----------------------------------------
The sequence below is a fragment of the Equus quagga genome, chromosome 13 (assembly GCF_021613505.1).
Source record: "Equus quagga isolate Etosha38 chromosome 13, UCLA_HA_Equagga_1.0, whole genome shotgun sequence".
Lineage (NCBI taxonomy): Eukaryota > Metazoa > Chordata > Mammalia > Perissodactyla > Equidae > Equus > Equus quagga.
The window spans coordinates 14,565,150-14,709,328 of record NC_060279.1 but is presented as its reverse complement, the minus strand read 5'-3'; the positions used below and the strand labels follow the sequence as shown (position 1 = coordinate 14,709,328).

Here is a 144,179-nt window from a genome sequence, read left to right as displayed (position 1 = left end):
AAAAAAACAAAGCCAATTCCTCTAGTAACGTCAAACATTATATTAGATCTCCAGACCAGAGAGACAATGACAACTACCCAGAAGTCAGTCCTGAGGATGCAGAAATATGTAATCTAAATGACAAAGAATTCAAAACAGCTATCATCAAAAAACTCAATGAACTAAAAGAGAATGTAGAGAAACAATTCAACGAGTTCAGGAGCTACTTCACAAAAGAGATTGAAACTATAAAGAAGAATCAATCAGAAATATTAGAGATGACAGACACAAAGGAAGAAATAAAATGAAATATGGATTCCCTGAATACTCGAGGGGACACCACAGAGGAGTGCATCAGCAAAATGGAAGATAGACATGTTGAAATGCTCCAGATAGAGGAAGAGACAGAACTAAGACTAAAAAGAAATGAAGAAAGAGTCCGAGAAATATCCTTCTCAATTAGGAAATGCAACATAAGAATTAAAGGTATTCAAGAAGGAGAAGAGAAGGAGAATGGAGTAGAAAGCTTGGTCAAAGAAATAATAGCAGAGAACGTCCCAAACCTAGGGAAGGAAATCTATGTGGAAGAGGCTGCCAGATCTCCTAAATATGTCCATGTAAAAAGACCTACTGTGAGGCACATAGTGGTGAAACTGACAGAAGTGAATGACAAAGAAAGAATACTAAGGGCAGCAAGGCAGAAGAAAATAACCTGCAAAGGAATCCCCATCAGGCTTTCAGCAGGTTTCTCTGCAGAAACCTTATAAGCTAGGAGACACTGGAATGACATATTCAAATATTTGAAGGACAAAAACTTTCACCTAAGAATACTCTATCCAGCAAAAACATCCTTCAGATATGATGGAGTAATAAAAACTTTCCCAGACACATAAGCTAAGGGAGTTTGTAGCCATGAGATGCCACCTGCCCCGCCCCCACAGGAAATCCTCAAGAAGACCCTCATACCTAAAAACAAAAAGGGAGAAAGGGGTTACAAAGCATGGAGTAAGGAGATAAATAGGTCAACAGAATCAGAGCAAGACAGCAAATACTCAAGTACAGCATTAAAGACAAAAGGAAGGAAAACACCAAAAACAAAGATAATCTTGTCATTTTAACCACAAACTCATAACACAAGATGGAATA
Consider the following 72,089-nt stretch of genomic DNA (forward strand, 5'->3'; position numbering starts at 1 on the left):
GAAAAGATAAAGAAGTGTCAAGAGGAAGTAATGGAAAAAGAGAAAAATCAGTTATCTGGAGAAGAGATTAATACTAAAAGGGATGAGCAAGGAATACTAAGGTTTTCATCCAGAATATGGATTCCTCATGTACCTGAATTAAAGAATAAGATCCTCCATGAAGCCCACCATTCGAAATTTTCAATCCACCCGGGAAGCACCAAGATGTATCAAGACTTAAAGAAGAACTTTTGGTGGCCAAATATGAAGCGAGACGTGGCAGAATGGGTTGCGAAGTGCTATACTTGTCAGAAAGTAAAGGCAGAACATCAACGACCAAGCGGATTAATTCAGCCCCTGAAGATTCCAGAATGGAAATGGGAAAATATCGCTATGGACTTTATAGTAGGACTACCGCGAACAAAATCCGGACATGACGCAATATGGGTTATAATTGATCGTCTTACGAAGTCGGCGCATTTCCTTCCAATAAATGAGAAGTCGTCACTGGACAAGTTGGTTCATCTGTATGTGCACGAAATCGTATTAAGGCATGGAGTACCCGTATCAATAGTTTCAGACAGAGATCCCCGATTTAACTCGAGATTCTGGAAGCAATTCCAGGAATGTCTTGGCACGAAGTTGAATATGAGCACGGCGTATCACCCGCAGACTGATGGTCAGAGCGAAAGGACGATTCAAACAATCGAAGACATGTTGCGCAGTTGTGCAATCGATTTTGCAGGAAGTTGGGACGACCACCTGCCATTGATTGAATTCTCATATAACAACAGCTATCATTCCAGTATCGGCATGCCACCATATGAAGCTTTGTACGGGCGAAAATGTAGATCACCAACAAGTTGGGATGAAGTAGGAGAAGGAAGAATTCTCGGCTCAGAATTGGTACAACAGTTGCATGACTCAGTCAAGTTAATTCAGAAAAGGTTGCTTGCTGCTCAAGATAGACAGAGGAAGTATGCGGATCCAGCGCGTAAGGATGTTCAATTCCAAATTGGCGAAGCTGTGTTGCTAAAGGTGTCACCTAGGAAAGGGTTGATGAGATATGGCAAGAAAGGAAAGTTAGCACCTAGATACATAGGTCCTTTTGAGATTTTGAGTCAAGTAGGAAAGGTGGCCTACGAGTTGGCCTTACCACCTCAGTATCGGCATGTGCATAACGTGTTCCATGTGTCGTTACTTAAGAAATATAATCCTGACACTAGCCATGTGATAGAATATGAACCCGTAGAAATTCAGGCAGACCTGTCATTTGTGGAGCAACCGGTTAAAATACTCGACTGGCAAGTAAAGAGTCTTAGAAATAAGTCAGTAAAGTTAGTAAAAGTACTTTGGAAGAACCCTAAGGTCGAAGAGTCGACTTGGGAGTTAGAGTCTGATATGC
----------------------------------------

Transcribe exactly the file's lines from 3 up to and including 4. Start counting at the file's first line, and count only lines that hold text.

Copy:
Lineage (NCBI taxonomy): Eukaryota > Metazoa > Chordata > Mammalia > Perissodactyla > Equidae > Equus > Equus quagga.
The window spans coordinates 14,565,150-14,709,328 of record NC_060279.1 but is presented as its reverse complement, the minus strand read 5'-3'; the positions used below and the strand labels follow the sequence as shown (position 1 = coordinate 14,709,328).